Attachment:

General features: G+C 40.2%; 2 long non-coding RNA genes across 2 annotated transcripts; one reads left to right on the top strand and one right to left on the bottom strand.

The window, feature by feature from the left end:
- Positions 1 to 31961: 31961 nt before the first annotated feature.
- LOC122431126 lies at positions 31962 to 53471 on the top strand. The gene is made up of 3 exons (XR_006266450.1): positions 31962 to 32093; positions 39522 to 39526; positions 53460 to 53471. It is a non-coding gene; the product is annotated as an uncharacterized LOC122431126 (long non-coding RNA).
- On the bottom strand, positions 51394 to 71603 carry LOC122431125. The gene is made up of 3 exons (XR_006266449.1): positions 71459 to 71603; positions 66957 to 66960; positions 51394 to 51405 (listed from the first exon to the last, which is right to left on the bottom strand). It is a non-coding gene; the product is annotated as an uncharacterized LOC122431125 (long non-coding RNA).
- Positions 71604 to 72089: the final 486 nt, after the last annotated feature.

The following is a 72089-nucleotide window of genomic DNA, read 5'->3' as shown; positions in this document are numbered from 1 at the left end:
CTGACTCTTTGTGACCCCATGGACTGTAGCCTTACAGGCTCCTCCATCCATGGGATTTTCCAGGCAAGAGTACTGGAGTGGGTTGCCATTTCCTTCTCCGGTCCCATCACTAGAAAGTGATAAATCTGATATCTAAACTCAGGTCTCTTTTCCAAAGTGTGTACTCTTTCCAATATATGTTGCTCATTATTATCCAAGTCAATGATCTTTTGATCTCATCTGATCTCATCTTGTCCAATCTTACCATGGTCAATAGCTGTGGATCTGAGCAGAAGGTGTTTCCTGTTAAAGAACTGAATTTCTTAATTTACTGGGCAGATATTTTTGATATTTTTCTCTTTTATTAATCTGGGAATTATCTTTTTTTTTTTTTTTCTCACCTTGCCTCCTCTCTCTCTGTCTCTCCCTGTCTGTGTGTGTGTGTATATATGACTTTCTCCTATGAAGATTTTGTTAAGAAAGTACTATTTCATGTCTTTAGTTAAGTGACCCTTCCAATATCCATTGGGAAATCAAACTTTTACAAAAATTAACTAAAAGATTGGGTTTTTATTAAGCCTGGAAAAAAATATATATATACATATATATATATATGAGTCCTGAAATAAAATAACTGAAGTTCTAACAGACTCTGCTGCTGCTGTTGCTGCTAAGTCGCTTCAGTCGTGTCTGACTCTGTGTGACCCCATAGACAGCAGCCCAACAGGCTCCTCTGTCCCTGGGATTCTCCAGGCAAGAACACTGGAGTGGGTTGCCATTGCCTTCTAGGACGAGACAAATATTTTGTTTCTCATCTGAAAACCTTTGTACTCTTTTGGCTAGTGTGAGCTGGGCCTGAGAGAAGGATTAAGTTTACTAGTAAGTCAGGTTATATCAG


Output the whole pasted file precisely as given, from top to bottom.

General features: G+C 40.2%; 2 long non-coding RNA genes across 2 annotated transcripts; one reads left to right on the top strand and one right to left on the bottom strand.

The window, feature by feature from the left end:
- Positions 1 to 31961: 31961 nt before the first annotated feature.
- LOC122431126 lies at positions 31962 to 53471 on the top strand. The gene is made up of 3 exons (XR_006266450.1): positions 31962 to 32093; positions 39522 to 39526; positions 53460 to 53471. It is a non-coding gene; the product is annotated as an uncharacterized LOC122431126 (long non-coding RNA).
- On the bottom strand, positions 51394 to 71603 carry LOC122431125. The gene is made up of 3 exons (XR_006266449.1): positions 71459 to 71603; positions 66957 to 66960; positions 51394 to 51405 (listed from the first exon to the last, which is right to left on the bottom strand). It is a non-coding gene; the product is annotated as an uncharacterized LOC122431125 (long non-coding RNA).
- Positions 71604 to 72089: the final 486 nt, after the last annotated feature.

The following is a 72089-nucleotide window of genomic DNA, read 5'->3' as shown; positions in this document are numbered from 1 at the left end:
CTGACTCTTTGTGACCCCATGGACTGTAGCCTTACAGGCTCCTCCATCCATGGGATTTTCCAGGCAAGAGTACTGGAGTGGGTTGCCATTTCCTTCTCCGGTCCCATCACTAGAAAGTGATAAATCTGATATCTAAACTCAGGTCTCTTTTCCAAAGTGTGTACTCTTTCCAATATATGTTGCTCATTATTATCCAAGTCAATGATCTTTTGATCTCATCTGATCTCATCTTGTCCAATCTTACCATGGTCAATAGCTGTGGATCTGAGCAGAAGGTGTTTCCTGTTAAAGAACTGAATTTCTTAATTTACTGGGCAGATATTTTTGATATTTTTCTCTTTTATTAATCTGGGAATTATCTTTTTTTTTTTTTTTCTCACCTTGCCTCCTCTCTCTCTGTCTCTCCCTGTCTGTGTGTGTGTGTATATATGACTTTCTCCTATGAAGATTTTGTTAAGAAAGTACTATTTCATGTCTTTAGTTAAGTGACCCTTCCAATATCCATTGGGAAATCAAACTTTTACAAAAATTAACTAAAAGATTGGGTTTTTATTAAGCCTGGAAAAAAATATATATATACATATATATATATATGAGTCCTGAAATAAAATAACTGAAGTTCTAACAGACTCTGCTGCTGCTGTTGCTGCTAAGTCGCTTCAGTCGTGTCTGACTCTGTGTGACCCCATAGACAGCAGCCCAACAGGCTCCTCTGTCCCTGGGATTCTCCAGGCAAGAACACTGGAGTGGGTTGCCATTGCCTTCTAGGACGAGACAAATATTTTGTTTCTCATCTGAAAACCTTTGTACTCTTTTGGCTAGTGTGAGCTGGGCCTGAGAGAAGGATTAAGTTTACTAGTAAGTCAGGTTATATCAG